A-level students now won’t get grades lower than their mocks

The government announced the change at 11pm last night

A-level students in England now won’t get grades lower than their mocks, after a government u-turn.

After the Scottish government announced all students whose grades got moderated down could keep their original teacher-assessed grades yesterday – in the wake of 75,000 students getting downgraded – the Department for Education responded with a “safety net” for English students, allowing them to appeal results with their mocks.

Students will be able to use their mocks to appeal if their final results are lower than the result they got in their mocks.

However, the last-minute change by the government – which does not go as far as the Scottish changes – has been slammed by school leaders. Geoff Barton, leader of the ASCL head teachers’ union, said it “beggars belief”, adding: “The government doesn’t appear to understand how mock exams work. They aren’t a set of exams which all conform to the same standards. The clue is in the name ‘mock’.”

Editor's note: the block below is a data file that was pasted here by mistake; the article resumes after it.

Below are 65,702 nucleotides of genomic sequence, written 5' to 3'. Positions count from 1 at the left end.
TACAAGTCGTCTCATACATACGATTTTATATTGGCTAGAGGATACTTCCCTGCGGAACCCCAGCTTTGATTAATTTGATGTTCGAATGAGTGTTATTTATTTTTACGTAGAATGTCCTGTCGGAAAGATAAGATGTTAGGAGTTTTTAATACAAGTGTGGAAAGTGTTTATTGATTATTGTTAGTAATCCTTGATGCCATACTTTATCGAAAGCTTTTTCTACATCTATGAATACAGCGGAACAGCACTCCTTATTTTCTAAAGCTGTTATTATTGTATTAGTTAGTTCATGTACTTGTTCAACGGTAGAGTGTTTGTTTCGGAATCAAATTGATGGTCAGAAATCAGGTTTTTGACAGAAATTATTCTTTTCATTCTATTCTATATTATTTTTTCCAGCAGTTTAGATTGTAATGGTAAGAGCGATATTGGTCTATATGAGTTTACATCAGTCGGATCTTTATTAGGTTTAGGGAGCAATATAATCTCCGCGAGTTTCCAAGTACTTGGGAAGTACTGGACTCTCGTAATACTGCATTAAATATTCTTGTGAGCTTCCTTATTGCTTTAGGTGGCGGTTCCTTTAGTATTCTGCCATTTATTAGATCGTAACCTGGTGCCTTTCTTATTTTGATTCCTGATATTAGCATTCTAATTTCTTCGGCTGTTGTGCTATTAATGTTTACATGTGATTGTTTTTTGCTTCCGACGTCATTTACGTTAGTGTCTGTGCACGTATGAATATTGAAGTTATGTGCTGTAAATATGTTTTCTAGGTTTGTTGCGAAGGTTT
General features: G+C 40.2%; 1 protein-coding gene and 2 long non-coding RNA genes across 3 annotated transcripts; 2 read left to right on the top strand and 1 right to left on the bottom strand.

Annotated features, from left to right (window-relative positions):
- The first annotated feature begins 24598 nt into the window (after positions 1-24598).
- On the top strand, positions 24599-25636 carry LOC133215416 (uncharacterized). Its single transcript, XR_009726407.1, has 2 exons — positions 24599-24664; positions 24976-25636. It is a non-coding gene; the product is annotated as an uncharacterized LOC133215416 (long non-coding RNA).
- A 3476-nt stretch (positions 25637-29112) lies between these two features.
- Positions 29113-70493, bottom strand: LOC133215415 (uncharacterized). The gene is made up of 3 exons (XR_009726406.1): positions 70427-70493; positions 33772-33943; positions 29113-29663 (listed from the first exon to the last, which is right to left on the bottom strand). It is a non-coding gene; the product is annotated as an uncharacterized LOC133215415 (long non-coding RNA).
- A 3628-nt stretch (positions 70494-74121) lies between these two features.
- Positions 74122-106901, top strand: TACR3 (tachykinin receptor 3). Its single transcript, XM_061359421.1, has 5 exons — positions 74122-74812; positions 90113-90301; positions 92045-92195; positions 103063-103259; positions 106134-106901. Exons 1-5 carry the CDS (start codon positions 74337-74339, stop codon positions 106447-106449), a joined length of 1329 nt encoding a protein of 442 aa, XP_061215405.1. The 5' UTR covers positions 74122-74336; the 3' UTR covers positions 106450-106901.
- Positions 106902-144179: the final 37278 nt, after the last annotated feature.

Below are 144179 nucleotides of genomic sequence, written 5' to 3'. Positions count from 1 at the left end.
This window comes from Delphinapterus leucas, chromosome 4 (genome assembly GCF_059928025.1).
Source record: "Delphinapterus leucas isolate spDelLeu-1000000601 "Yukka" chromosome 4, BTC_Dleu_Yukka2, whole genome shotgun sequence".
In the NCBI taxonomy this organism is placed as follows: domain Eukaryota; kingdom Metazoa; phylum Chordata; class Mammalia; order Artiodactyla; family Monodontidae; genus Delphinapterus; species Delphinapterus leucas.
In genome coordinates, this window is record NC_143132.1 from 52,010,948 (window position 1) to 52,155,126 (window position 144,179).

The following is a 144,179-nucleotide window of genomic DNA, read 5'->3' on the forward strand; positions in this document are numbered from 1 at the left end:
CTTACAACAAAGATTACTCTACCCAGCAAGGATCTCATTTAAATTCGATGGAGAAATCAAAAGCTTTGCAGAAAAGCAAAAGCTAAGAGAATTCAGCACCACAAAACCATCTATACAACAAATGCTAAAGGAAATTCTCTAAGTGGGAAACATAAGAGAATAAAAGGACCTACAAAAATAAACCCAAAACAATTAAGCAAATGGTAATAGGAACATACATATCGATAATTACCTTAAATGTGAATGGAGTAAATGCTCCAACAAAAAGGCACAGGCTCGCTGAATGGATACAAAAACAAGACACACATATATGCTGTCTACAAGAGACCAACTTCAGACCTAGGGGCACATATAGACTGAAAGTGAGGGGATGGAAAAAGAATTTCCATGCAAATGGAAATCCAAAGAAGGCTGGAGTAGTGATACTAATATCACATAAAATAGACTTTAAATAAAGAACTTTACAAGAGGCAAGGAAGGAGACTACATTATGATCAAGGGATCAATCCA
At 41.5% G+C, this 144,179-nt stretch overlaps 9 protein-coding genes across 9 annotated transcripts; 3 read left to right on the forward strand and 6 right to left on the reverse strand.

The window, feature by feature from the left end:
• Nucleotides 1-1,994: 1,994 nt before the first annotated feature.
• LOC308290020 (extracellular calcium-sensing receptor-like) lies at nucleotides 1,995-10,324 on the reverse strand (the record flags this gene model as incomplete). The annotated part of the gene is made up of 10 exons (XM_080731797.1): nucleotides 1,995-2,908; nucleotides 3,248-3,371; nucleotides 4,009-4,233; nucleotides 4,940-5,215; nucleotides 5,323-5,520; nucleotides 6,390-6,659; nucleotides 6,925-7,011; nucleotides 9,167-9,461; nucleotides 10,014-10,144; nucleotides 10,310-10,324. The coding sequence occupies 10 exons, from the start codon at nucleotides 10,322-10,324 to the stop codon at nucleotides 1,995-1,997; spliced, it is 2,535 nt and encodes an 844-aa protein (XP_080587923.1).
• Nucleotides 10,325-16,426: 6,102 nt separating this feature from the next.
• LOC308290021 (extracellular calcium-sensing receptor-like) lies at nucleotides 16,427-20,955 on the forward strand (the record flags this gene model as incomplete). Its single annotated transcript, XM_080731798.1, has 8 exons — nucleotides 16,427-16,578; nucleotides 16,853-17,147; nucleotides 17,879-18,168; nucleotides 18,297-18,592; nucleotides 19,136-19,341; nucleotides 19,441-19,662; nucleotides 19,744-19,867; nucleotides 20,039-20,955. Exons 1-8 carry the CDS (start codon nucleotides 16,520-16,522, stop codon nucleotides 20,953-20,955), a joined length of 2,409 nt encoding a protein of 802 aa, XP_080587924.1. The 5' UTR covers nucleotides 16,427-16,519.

The Department for Education said: “A new ‘triple lock’ process will give young people added security as they receive their grades this year, the Education Secretary has announced.

“Students could accept their calculated grade, appeal to receive a valid mock result, or sit autumn exams to ensure the achievements of young people are recognised.

“Ofqual has been asked to determine how and when valid mock results can be used to calculate grades.”